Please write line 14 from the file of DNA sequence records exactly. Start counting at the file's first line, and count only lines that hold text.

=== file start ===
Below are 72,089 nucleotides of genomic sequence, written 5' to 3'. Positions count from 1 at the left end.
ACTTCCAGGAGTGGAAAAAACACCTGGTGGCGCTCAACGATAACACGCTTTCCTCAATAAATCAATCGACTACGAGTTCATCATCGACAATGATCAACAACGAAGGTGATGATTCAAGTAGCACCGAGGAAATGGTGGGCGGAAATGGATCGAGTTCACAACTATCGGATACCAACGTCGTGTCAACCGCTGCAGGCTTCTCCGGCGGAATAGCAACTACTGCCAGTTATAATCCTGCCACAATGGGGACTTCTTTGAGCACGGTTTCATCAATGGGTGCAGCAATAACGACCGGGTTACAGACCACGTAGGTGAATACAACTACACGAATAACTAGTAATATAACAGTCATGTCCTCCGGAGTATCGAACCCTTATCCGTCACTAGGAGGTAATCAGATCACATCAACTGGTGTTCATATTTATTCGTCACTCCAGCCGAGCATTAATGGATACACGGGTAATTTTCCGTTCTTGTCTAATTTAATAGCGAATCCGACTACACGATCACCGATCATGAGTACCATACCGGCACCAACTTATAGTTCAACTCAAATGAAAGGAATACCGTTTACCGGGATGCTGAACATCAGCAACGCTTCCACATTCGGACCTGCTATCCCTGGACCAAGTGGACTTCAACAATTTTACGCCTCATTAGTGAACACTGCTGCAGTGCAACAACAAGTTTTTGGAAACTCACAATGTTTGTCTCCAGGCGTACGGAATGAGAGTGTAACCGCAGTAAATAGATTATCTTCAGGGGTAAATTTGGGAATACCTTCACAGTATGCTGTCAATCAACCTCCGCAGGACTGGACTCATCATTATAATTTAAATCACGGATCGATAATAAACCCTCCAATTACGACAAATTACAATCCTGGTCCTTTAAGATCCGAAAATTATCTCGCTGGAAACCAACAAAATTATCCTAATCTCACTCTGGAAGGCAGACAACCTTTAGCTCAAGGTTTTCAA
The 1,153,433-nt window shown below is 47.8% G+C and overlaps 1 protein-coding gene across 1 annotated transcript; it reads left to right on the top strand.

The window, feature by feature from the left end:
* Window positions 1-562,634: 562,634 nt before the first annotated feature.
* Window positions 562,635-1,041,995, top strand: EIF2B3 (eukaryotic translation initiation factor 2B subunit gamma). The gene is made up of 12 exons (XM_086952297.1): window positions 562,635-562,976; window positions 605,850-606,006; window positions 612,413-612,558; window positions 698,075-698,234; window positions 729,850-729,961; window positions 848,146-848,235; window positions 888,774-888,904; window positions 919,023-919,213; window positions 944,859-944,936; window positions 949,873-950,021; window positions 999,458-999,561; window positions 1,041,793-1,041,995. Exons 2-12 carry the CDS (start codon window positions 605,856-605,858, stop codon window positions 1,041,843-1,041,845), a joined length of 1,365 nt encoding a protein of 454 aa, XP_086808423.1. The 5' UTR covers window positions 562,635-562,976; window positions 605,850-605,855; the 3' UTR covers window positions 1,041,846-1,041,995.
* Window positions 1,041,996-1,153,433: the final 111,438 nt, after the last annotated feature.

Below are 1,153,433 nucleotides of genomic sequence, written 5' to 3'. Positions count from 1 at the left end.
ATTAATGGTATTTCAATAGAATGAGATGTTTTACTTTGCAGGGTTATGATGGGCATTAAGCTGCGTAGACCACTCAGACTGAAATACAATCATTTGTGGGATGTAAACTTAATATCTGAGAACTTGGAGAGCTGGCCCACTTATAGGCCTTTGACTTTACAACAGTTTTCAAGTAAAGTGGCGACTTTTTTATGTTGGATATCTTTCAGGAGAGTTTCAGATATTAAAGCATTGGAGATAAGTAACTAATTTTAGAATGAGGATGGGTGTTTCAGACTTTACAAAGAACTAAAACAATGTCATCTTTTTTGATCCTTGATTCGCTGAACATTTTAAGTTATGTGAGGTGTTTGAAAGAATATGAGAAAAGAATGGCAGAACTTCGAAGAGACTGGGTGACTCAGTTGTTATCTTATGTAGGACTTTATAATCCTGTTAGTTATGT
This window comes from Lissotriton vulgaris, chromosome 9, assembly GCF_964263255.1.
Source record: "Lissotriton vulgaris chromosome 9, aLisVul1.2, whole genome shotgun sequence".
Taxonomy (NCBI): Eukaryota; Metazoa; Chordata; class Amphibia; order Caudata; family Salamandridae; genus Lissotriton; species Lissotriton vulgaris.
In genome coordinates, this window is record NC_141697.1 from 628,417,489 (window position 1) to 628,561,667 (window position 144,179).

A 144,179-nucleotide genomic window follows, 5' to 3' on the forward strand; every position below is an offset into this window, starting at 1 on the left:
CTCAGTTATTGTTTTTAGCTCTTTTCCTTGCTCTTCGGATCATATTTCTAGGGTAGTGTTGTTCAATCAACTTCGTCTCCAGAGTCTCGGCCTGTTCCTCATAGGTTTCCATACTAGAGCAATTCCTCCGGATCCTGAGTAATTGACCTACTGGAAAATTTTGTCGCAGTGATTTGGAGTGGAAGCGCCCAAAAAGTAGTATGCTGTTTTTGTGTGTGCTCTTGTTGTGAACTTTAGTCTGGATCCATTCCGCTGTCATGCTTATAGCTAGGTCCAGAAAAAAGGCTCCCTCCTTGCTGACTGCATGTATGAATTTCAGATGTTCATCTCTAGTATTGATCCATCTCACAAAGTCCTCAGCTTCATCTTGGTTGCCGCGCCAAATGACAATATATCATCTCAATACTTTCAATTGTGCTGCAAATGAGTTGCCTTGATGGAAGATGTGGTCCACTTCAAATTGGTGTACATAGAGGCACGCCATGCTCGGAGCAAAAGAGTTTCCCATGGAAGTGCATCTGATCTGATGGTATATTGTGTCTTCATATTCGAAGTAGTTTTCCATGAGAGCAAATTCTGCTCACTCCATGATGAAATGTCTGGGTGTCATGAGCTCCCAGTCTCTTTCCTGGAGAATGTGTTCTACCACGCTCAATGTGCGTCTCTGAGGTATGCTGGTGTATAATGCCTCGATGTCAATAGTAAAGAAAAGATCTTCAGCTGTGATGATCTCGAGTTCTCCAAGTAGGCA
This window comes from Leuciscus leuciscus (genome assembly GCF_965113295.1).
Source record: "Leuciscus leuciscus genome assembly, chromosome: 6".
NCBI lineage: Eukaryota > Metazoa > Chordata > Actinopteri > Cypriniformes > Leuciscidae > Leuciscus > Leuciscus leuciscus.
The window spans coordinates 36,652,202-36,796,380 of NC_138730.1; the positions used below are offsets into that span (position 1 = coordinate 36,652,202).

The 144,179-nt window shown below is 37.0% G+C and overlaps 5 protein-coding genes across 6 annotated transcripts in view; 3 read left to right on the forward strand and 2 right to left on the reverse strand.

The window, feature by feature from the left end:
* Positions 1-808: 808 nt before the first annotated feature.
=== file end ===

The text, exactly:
A 144,179-nucleotide genomic window follows, 5' to 3' on the forward strand; every position below is an offset into this window, starting at 1 on the left: